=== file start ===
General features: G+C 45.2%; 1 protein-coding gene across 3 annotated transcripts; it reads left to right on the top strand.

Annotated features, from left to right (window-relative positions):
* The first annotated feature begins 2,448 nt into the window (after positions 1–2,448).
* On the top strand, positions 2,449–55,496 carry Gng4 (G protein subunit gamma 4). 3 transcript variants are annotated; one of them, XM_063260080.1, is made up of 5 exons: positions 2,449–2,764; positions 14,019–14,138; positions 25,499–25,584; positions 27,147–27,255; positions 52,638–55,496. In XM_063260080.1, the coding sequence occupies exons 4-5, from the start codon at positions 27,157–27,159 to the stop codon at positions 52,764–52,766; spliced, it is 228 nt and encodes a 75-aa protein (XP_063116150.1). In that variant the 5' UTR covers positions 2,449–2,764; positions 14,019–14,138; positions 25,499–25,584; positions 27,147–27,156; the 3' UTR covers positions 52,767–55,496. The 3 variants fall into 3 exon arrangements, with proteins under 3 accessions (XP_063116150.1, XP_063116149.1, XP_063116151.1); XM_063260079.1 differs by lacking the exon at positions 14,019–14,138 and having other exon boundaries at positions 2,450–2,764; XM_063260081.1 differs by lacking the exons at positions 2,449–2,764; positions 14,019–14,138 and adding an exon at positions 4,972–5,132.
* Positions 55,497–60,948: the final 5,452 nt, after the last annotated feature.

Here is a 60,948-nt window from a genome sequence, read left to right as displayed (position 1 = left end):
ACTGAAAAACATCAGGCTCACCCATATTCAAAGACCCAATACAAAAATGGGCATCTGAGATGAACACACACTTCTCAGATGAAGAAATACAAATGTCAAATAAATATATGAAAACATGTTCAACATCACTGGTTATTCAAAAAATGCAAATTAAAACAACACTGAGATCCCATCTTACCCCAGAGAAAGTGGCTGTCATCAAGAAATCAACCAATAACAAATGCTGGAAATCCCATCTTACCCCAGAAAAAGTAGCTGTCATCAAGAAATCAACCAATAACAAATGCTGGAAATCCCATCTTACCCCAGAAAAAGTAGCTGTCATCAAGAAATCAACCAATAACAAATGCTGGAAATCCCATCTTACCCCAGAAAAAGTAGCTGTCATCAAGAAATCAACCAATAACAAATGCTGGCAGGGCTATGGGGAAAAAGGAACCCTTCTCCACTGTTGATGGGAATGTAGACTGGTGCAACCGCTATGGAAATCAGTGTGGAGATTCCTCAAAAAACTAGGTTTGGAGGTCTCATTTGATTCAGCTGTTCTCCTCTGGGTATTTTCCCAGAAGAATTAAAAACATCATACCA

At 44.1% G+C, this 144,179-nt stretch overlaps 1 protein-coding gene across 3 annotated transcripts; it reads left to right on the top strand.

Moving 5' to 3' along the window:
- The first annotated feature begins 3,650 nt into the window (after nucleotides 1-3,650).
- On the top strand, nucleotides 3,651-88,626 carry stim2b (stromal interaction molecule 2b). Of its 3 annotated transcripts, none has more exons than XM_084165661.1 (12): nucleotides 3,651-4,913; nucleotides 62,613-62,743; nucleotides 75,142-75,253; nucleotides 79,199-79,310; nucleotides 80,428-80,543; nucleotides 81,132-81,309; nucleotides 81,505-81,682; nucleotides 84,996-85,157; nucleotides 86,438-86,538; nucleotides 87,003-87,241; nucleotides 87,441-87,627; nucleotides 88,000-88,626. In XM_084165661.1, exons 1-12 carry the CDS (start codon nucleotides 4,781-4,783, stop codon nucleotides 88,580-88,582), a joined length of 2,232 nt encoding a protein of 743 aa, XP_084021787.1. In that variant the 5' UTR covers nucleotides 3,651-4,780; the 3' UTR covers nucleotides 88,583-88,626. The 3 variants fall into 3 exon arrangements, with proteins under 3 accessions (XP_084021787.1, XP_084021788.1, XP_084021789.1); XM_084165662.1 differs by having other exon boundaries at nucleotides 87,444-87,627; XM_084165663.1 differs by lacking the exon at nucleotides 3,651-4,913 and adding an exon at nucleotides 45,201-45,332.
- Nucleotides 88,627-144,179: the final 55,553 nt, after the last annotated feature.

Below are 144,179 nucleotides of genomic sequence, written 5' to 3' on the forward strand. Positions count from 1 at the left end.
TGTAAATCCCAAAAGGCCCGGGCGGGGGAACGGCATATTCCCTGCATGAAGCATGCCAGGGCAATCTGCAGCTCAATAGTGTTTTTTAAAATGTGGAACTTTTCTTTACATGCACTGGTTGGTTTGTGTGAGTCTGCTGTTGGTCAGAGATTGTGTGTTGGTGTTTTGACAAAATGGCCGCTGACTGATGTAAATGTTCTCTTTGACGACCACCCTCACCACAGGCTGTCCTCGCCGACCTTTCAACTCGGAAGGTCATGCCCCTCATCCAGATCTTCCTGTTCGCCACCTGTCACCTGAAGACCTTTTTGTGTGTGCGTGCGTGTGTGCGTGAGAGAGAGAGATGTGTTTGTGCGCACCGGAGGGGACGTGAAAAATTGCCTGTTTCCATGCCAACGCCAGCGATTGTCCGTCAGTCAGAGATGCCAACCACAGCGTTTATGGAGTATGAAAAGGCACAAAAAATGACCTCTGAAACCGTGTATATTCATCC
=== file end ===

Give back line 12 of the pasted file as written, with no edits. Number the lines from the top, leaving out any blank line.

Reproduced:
- Nucleotides 88,627-144,179: the final 55,553 nt, after the last annotated feature.